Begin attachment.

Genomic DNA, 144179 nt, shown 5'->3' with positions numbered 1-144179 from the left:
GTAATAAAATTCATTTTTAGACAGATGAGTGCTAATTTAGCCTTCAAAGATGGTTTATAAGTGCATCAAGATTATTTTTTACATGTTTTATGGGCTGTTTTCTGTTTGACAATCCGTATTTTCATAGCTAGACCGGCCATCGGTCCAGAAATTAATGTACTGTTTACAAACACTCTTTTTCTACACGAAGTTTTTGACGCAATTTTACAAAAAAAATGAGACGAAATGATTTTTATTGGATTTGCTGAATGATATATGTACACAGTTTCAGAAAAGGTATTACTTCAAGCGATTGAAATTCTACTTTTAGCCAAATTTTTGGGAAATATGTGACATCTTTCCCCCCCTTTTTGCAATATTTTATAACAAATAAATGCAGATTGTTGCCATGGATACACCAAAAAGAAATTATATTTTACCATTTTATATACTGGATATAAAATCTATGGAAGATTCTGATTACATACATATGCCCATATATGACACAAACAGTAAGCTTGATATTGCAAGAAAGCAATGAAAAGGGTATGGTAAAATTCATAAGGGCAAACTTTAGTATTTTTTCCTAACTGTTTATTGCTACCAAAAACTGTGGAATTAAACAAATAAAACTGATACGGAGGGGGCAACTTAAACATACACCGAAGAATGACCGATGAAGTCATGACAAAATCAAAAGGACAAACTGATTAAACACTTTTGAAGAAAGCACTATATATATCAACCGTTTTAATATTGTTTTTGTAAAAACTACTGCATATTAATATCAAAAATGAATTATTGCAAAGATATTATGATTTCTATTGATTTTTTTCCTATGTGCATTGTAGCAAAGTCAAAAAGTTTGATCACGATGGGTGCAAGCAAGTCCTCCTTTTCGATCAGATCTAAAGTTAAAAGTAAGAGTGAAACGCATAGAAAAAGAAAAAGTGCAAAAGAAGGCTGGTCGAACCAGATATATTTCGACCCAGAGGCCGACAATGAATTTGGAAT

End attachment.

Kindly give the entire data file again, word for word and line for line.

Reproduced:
Genomic DNA, 144179 nt, shown 5'->3' with positions numbered 1-144179 from the left:
GTAATAAAATTCATTTTTAGACAGATGAGTGCTAATTTAGCCTTCAAAGATGGTTTATAAGTGCATCAAGATTATTTTTTACATGTTTTATGGGCTGTTTTCTGTTTGACAATCCGTATTTTCATAGCTAGACCGGCCATCGGTCCAGAAATTAATGTACTGTTTACAAACACTCTTTTTCTACACGAAGTTTTTGACGCAATTTTACAAAAAAAATGAGACGAAATGATTTTTATTGGATTTGCTGAATGATATATGTACACAGTTTCAGAAAAGGTATTACTTCAAGCGATTGAAATTCTACTTTTAGCCAAATTTTTGGGAAATATGTGACATCTTTCCCCCCCTTTTTGCAATATTTTATAACAAATAAATGCAGATTGTTGCCATGGATACACCAAAAAGAAATTATATTTTACCATTTTATATACTGGATATAAAATCTATGGAAGATTCTGATTACATACATATGCCCATATATGACACAAACAGTAAGCTTGATATTGCAAGAAAGCAATGAAAAGGGTATGGTAAAATTCATAAGGGCAAACTTTAGTATTTTTTCCTAACTGTTTATTGCTACCAAAAACTGTGGAATTAAACAAATAAAACTGATACGGAGGGGGCAACTTAAACATACACCGAAGAATGACCGATGAAGTCATGACAAAATCAAAAGGACAAACTGATTAAACACTTTTGAAGAAAGCACTATATATATCAACCGTTTTAATATTGTTTTTGTAAAAACTACTGCATATTAATATCAAAAATGAATTATTGCAAAGATATTATGATTTCTATTGATTTTTTTCCTATGTGCATTGTAGCAAAGTCAAAAAGTTTGATCACGATGGGTGCAAGCAAGTCCTCCTTTTCGATCAGATCTAAAGTTAAAAGTAAGAGTGAAACGCATAGAAAAAGAAAAAGTGCAAAAGAAGGCTGGTCGAACCAGATATATTTCGACCCAGAGGCCGACAATGAATTTGGAAT